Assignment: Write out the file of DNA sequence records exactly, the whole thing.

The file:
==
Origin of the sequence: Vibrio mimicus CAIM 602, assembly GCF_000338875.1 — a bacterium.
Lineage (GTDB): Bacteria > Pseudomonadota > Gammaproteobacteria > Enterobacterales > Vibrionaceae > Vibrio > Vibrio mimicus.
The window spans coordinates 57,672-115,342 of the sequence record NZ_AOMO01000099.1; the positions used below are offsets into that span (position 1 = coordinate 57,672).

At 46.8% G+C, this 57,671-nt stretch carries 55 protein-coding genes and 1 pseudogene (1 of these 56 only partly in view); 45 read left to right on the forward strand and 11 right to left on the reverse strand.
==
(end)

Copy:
Origin of the sequence: Vibrio mimicus CAIM 602, assembly GCF_000338875.1 — a bacterium.
Lineage (GTDB): Bacteria > Pseudomonadota > Gammaproteobacteria > Enterobacterales > Vibrionaceae > Vibrio > Vibrio mimicus.
The window spans coordinates 57,672-115,342 of the sequence record NZ_AOMO01000099.1; the positions used below are offsets into that span (position 1 = coordinate 57,672).

At 46.8% G+C, this 57,671-nt stretch carries 55 protein-coding genes and 1 pseudogene (1 of these 56 only partly in view); 45 read left to right on the forward strand and 11 right to left on the reverse strand.